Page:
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What the coup in Niger could mean for Canada

The unpredictable military coup that threw Niger into turmoil is forcing Western nations, including Canada, to reconsider whether the money they’ve invested in the West African nation is being put to good use.

Niger has been an important ally in the war against terrorism, but Western allies are cutting ties

Protesters hold flags.

The Current19:38The international implications of the coup in Niger

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The unpredictable military coup that threw Niger into turmoil is forcing Western nations, including Canada, to reconsider whether the money they've invested in the West African nation is being put to good use.

Global Affairs Canada said in a statement the coup is a serious threat to democracy and stability in the region. It also puts Canadian military assistance into question, some experts say.

Over the past 20 years, Canada has invested nearly $600 million in the African nation, but the federal government announced on Saturday it is suspending all direct funding to Niger's government.

Mohamed Bazoum, Niger's ousted president, published a piece in the Washington Post urging the international community to "help us restore our constitutional order."

Bruno Charbonneau, director of the Centre on Security and Crisis Governance at the Royal Military College in Saint-Jean-sur-Richelieu, Que., spoke with The Current guest host Catherine Cullen about what's at stake for democracy abroad, as well as the relationship between Canada and Niger. Here's part of their conversation.

Do you think the article Bazoum put out in the Washington Post is part of an attempt by him to rally the international community to his side?

Yes, absolutely. I mean, I think the only way he can get back in as president is to somehow figure out a way to increase international pressure on the military officers in charge of the coup so that they negotiate and accept that he comes back somehow.

But that's also a sort of conundrum given that if he comes back with that sort of support now, then some would certainly point out that he might be a sort of French puppet or international puppet.

I think his political legitimacy at this point is undermined either way, so we'll have to wait and see. But it's not a given. It's far from done that he'll be back in power any time soon.

People cheer in a stadium.

The investments that Canada has made in Niger have been focused on development and security projects along with some military assistance. What does this coup tell us about whether the West was making the right choices with those interventions?

You have to look at the investment in the larger picture of the region. In the last 10 years in particular, if you're talking about military, security or foreign assistance, for instance, Canada has sent up to 50 soldiers every year to do a couple weeks of training at the tactical level, usually for the Nigerian forces.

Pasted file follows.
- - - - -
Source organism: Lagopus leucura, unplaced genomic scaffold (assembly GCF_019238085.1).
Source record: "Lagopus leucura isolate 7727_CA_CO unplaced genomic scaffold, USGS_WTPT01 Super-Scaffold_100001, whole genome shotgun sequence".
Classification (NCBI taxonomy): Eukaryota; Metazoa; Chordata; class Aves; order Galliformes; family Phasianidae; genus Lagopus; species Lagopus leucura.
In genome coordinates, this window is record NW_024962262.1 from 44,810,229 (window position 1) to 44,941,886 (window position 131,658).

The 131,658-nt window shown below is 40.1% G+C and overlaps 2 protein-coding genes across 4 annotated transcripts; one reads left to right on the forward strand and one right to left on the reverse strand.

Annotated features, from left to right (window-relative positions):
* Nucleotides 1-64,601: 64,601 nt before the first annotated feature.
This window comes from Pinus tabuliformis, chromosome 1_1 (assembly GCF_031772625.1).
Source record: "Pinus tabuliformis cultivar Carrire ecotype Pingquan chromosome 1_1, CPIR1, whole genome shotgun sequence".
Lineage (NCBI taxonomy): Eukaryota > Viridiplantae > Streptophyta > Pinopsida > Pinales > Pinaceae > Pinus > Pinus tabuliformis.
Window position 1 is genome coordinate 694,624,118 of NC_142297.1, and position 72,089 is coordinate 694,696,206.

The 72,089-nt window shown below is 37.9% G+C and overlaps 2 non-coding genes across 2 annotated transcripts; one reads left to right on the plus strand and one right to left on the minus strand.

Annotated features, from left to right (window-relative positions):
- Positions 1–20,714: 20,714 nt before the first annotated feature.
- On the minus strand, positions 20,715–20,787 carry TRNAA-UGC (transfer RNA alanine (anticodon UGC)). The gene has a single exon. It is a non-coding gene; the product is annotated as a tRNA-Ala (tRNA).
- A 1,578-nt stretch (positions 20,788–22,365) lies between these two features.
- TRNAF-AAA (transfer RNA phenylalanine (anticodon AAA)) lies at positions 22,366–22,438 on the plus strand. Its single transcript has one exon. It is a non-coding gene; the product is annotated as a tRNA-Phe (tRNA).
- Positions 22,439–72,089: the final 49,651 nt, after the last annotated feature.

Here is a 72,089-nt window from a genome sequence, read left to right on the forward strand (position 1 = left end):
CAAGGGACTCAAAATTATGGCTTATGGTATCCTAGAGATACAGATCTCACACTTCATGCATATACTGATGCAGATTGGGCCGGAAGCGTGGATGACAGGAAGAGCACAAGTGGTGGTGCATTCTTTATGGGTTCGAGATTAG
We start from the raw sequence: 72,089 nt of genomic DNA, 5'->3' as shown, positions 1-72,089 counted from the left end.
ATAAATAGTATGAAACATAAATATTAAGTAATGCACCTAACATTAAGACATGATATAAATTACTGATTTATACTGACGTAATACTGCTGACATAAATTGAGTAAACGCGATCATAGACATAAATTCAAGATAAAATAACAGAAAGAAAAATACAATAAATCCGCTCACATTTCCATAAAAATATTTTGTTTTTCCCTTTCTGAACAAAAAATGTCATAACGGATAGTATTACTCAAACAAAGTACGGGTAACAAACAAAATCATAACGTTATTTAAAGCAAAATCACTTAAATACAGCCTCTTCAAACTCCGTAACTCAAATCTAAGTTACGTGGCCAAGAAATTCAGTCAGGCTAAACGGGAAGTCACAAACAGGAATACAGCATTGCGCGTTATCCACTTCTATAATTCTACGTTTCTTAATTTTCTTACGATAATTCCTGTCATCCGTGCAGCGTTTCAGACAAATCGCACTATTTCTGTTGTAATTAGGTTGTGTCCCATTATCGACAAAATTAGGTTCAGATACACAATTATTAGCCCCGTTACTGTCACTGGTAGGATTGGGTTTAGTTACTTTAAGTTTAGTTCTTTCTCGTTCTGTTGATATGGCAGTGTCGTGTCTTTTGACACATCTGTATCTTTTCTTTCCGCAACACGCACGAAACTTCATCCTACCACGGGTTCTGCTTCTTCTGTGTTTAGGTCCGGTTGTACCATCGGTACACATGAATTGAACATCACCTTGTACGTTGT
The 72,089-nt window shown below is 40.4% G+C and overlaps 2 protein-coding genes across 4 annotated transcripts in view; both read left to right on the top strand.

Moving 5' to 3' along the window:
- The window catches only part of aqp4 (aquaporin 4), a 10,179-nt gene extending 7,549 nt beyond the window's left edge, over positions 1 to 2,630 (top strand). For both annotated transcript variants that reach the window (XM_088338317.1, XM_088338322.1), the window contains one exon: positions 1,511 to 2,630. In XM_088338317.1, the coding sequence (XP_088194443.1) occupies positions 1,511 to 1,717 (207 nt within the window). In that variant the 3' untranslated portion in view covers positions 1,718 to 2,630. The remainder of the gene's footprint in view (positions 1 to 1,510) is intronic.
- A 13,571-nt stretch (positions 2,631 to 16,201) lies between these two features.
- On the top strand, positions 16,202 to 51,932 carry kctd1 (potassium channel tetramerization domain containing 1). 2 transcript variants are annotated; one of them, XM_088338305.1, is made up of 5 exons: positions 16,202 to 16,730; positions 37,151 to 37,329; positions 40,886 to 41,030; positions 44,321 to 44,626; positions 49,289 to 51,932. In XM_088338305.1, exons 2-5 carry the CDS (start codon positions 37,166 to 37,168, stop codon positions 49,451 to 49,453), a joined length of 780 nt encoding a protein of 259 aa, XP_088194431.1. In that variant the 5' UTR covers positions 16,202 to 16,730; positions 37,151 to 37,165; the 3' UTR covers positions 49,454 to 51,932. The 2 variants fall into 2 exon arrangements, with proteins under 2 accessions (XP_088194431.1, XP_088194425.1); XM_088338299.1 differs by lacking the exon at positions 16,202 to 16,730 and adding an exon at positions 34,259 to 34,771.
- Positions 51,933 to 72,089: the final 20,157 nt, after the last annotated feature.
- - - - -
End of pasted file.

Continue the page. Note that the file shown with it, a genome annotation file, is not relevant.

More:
But that's in the context of having 1,500 French troops and almost 2,000 American troops. The Germans and the Italians also have something like 800 troops each, so it's part of a larger effort of trying to capacity-build the state in response to the jihadist crisis that started in Mali in 2012.

So what would a better alternative be in terms of how Canada in particular intervenes?

Well, there's a limit to what we can do. And what I mean by that is those secure assistance programs are usually limited to tactical levels. So you train the military to do military things. But a military coup is obviously about something else. It's about the public institutions, it's about the state institution, it's about civilian military relationships, civilian control of the military and security forces.

And those things are usually addressed through other programs, usually called the security sector reform. It involves the reform of state institutions, judiciary and so on and so forth. But again, that talks about national dynamics. So, what is in Niger or Mali or Burkina Faso states? How historically and politically have those relationships evolved and how much can you influence the foreign power?

What do you hope people take away from this conversation about what is at stake right now?

Well, what is at stake is definitely the future of the region, I would say, not only of Niger democracy, but also the region.

I mean, the next step would be to see how the international community responds. France and its European partners will probably be asked to leave. And then will they turn to Chad? What will happen in Chad I think matters. We need to also look at Nigeria, the close neighbour and regional continental power in the region that has been very worried about the events in Niger.

We'll have to see how all these connections evolve, and also — we don't have to talk about it — but also the connection to the Sudan conflict. So Chad is in the middle now between Sudan and Niger, and if somehow Chad were to fall, that would make it even worse.

4 things to know about the unfolding coup in Niger

10 days ago

Duration 4:41

ABOUT THE AUTHOR

Magan Carty

Journalist

Magan Carty is a radio and digital producer with As It Happens and The Current in Toronto. Originally from Ottawa, they possess a deep love of storytelling and come from a performance background, with over 10 years of experience across Canada as an actor. Magan has written and reported for CBC News, Yukon News, Glue Magazine and The Algonquin Times. You can reach them at magan.carty@cbc.ca

    Audio produced by Niza Lyapa Nondo. With files from The Associated Press

    *****
    Credit belongs to : www.cbc.ca

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